Just sayin'
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Old 10-03-2012, 06:35 PM   #24
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Quote:
Originally Posted by ExPirateShopGirl View Post
My comment proposes no such thing. Safety checks are a routine (and mandatory) part of piloting (commercial) aircraft.

Sadly, the current climate within the airline industry is not good. The economy has taken its toll with the majority of passengers choosing an airline based on price alone. Putting the burden of a successful reemergence from Bk without a merger on the backs of the pilots, FA's and mechanics and other employees who have zero say in the operational management and the policies related thereto is like blaming the mail carriers for the demise of the USPS.

Just sayin
Have to agree......too many flying families choose the airline that gives them the lowest fare, and then complain about things going wrong, or when they don't get the service they think they should be getting. I normally fly JB..it's my preferred airline. But I have to say that I was somewhat dismayed to find that if I wanted anything to eat, other than Terra Blue chips (or other bag o snacks) I had to pay $6+ for a boxed snack!!! Now, I don't expect a full meal, but really??? It's not a short flight....6 hrs to San Diego and 5+ returning to Boston. Good thing I had my ChexMix!!!

But, we will all keep right on booking those really inexpensive flights. There is little to no brand loyalty anymore. Not saying that's wrong, but we have to be careful what we wish for. We seem to be getting it.
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Old 10-04-2012, 08:26 AM   #25
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Originally Posted by Horace Horsecollar View Post
A refundable American Airlines ticket with a $150 cancellation fee would be unusual. I'm not saying that Disney couldn't have worked out an unusual contract with American Airlines, just that I've never heard of such a thing.
That is because it doesn't exist. Refundable tickets don't charge a change ticket or cancellation fee. The poster had a nonreturnable ticket.
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Old 10-04-2012, 12:51 PM   #26
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Just flew on American...

I flew from Chicago to Orlando on September 25 and returned yesterday (October 3). While my flights were non-stop, rather than connecting through DFW, both departed more or less on time. They even served granola bars on the flight home yesterday!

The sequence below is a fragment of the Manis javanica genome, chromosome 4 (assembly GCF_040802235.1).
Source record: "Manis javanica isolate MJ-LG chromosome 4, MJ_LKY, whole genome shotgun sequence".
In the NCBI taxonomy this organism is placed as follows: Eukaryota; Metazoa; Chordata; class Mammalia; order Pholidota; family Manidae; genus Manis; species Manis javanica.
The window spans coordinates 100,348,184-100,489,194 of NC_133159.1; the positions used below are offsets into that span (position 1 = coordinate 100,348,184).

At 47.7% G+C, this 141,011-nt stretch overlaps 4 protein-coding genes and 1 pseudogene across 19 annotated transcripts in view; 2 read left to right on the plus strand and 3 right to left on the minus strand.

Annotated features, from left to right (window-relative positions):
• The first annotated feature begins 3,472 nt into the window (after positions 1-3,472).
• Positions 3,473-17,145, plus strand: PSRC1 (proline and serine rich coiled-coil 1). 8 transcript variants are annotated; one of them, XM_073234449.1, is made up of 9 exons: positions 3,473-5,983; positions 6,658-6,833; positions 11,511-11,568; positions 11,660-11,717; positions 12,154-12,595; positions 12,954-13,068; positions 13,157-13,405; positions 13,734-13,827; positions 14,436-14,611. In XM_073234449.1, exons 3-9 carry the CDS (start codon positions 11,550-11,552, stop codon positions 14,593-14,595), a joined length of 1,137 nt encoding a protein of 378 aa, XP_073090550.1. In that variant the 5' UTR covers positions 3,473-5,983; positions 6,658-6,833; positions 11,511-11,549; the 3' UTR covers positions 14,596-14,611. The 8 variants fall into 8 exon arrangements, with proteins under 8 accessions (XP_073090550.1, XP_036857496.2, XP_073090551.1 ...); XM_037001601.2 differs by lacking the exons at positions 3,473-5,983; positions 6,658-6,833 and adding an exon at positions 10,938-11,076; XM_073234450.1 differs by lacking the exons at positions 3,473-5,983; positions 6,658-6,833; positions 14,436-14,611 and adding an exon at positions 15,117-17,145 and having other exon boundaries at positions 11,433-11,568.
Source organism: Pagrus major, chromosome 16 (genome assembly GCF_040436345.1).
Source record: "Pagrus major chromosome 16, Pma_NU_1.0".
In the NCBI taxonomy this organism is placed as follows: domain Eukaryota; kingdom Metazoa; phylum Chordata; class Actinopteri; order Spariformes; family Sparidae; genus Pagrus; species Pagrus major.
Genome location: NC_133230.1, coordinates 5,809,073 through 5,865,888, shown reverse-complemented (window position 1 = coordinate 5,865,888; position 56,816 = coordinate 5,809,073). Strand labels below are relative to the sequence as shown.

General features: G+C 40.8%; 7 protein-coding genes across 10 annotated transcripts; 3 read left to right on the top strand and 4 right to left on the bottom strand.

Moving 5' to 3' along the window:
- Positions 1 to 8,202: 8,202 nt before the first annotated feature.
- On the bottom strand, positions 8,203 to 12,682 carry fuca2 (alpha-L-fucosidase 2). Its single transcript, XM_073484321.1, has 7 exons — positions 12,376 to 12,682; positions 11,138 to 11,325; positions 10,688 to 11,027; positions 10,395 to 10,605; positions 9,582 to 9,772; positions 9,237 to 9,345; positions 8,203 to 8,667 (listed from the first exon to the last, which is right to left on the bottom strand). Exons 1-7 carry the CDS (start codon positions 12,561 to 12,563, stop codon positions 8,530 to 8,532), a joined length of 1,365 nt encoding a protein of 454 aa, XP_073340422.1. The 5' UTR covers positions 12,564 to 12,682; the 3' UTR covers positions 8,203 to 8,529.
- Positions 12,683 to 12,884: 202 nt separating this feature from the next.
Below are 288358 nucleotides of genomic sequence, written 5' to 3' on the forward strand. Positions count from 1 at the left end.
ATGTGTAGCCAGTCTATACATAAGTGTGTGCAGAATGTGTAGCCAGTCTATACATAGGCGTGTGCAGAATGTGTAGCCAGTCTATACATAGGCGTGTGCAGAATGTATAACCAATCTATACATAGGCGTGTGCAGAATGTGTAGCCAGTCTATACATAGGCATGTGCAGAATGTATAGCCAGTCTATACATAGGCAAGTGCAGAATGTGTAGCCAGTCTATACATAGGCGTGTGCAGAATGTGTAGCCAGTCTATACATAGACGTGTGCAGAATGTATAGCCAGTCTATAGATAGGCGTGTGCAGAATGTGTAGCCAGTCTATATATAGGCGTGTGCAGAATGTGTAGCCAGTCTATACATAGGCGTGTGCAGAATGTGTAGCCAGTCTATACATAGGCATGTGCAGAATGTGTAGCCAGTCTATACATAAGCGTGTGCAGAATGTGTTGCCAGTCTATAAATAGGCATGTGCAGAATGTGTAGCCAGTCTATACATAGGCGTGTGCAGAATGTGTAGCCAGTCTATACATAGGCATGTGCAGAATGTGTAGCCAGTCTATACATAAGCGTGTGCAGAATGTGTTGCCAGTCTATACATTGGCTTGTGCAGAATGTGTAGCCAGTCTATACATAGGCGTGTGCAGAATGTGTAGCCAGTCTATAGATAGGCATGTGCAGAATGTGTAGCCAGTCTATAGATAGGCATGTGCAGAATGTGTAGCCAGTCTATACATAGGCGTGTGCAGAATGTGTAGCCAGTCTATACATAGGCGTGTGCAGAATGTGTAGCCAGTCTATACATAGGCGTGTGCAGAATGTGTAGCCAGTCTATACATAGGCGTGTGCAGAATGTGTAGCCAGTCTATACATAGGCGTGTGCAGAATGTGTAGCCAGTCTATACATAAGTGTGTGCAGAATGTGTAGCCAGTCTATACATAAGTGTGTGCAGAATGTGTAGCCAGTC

American is the only airline that flies from my local airport (10 minutes from my house). Roundtrip airfares for April dropped from $288 to $227 - so I have a reservation on hold. I'm also using American miles for my one-way flights home from Barcelona in June on American Airlines planes...all 4 of them!
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Old 10-04-2012, 02:57 PM   #27
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Hopefully things will go smoothly for us at the end of October since we also have a connecting flight from Chicago to Miami then Orlando. Flying on miles. If anything I am more perturbed with United Airlines on the way back. They changed the flight number and time which is no big deal but now we can't choose our seats online which hints at an overbooked flight from combining us with another flight. It should be interesting.
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Old 10-04-2012, 10:16 PM   #28
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That is because it doesn't exist. Refundable tickets don't charge a change ticket or cancellation fee. The poster had a nonreturnable ticket.
I just assumed it was nonreturnable when I bought it, but the e-mailed reservation confirmation from Disney clearly says "Tickets are refundable" in the flight information section. It's been a couple of days since I checked, but I think it said the same thing when I looked at my reservation online. It must be an error.
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Old 10-04-2012, 11:58 PM   #29
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But I have to say that I was somewhat dismayed to find that if I wanted anything to eat, other than Terra Blue chips (or other bag o snacks) I had to pay $6+ for a boxed snack!!!
jetBlue defender here (and to both goofy4tink and ExPirateShopGirl: I will pay more for a jetBlue flight or not go somewhere, rather than pay a cheaper base fare on an airline I don't like) and feel the need to remind that it's only the last couple of years that they've even offered anything more substantial than snacks; that no airline provides free food in coach; and heck, do the other low cost carriers even sell food? Other than Spirit, which apparently charges more than Morton's...
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Old 10-05-2012, 02:13 AM   #30
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Fickle flyers. You'd think people actually missed airline food.


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jetBlue defender here (and to both goofy4tink and ExPirateShopGirl: I will pay more for a jetBlue flight or not go somewhere, rather than pay a cheaper base fare on an airline I don't like) and feel the need to remind that it's only the last couple of years that they've even offered anything more substantial than snacks; that no airline provides free food in coach; and heck, do the other low cost carriers even sell food? Other than Spirit, which apparently charges more than Morton's...